Universal design for learning and anatomy healthcare education
Dempsey, Audrey M. K.
University College Cork
Inclusive learning environments and educational experiences for all individuals have been identified as priorities in recent educational policies in the Republic of Ireland (ROI) and Northern Ireland (NI). Driven by these policy mandates, curricula across all disciplines, including anatomy education, are undergoing reform to ensure inclusive learning experiences are afforded to all individuals. Anatomy is a critical component of healthcare curricula. Robust knowledge of anatomy ensures the safe and effective practice of healthcare professionals. Motivation and engagement have been found to play an integral role in successful student learning. However, there are reports of a lack of both motivation and engagement among some healthcare students studying anatomy. Hence there is need to incorporate a specific pedagogical framework in anatomy curricula to enhance motivation and engagement among healthcare students and in turn promote an inclusive learning experience. The aim of this thesis was to determine whether Universal Design for Learning (UDL) would be an appropriate pedagogical framework in the design and delivery of anatomy curricula to enhance healthcare students’ motivation and engagement. Firstly, a scoping review, which is a method of mapping emerging literature, was carried out which established that UDL has not been utilised in anatomy curricula of third level healthcare programmes, specifically medicine, dentistry, occupational therapy or speech and language therapy (Chapter Two). While there are published studies incorporating teaching strategies which align with UDL, and have in turn reported benefits to student learning, none of these studies specifically mention the UDL framework. Motivation levels of first year undergraduate healthcare students in University College Cork (UCC) at the start and end of their anatomy modules were established (Chapter 3) using the Motivated Strategies for Learning Questionnaire (MSLQ), and a change in motivation over the duration of the module was identified. First year healthcare students in UCC and anatomy educators based in the ROI and United Kingdom (UK) were surveyed (Chapter Four and Chapter Five, respectively). The first year healthcare students were informed about UDL as they neared the end of an anatomy module. After informed consent was obtained a paper questionnaire was distributed to potential participants. An online questionnaire was distributed to anatomy educators using the online platform Microsoft Forms and was available for 12 weeks. Both studies highlighted that very few anatomy students or educators were aware of UDL. However, the majority of the participants in both studies acknowledged the potential of the UDL framework to enhance the design and delivery of anatomy curricula. The results of this thesis show that the incorporation of UDL into the design and delivery of third level anatomy curricula could potentially enhance student motivation, engagement and their overall educational experience. More specifically, the results from the scoping review (Chapter Two) indicated that teaching methods which align with UDL enhance anatomy students’ academic performance, motivation and confidence. The results described in Chapter Three highlight the range in motivation levels among anatomy students enrolled in various healthcare programmes both at the start of their respective anatomy modules and at the end. The majority of first year anatomy healthcare students thought that UDL benefits student learning (99%, n=186) and that the implementation of UDL increases student engagement (97%, n=183) (Chapter Four). Finally, the results described in Chapter Five revealed that anatomy educators have a mixed opinion of UDL as some participants were concerned about the time commitment required to implement UDL in anatomy curricula design. Nevertheless, the potential benefit of the utilisation of ULD was acknowledged by the majority of the participants. In summary, students vary in their levels of motivation to study anatomy and the manner in which they prefer to engage with learning material, activities and assessments. The utilisation of the UDL pedagogical framework in anatomy curricula can accommodate learner variability and in turn afford all students the opportunity to reach their individual potential while enhancing and promoting an inclusive third level educational experience.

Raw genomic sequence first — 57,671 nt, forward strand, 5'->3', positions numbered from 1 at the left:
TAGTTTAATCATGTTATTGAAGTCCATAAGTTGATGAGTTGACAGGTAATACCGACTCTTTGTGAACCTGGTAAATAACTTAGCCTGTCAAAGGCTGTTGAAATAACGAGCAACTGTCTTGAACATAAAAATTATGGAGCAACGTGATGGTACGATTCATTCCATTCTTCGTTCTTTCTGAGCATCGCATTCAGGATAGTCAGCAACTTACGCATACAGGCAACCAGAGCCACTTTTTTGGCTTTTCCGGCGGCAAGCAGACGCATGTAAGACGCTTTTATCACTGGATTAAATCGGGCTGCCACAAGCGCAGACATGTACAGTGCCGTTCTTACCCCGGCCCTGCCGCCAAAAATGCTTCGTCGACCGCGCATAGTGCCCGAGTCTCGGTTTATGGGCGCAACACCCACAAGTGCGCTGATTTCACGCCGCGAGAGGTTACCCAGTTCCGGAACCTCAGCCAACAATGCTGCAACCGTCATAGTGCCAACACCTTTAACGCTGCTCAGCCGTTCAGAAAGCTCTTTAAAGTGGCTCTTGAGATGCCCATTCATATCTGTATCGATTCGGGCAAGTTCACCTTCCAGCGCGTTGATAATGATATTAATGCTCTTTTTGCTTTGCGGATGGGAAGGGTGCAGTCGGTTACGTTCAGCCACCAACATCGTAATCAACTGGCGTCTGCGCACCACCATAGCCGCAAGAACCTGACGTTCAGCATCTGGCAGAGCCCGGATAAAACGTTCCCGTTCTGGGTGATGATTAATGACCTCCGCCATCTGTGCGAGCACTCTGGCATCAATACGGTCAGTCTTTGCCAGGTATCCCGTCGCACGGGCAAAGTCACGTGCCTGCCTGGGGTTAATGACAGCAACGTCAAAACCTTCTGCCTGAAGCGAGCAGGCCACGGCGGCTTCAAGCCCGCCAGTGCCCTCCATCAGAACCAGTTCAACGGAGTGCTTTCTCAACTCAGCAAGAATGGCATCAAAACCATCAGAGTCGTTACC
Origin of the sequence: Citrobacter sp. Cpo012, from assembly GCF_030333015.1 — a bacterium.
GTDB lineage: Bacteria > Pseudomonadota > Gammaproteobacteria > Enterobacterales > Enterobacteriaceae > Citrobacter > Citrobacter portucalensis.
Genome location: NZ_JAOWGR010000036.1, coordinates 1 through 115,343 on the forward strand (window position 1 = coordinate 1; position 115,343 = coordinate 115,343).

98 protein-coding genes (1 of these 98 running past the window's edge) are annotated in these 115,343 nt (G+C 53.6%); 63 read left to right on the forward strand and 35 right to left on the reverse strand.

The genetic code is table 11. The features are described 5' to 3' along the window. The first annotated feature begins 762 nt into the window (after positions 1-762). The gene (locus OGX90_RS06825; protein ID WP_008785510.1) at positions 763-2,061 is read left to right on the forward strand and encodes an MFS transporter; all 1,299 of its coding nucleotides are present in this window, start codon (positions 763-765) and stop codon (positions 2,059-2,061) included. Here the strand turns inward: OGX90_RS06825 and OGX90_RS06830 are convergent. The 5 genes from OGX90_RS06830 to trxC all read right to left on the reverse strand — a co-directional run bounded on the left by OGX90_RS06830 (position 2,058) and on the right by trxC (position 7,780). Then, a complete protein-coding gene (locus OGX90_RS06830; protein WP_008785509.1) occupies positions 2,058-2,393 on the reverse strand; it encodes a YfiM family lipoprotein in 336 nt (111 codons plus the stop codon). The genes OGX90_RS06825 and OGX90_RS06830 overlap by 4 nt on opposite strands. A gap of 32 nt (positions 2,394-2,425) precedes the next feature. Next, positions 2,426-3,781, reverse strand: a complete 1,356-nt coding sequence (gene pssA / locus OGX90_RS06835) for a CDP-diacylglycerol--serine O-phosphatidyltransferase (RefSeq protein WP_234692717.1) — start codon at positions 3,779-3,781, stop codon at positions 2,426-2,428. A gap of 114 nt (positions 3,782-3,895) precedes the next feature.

Universal design for learning , Anatomy education , Curriculum design , Inclusive education
Dempsey, A. M. K. 2022. Universal design for learning and anatomy healthcare education. PhD Thesis, University College Cork.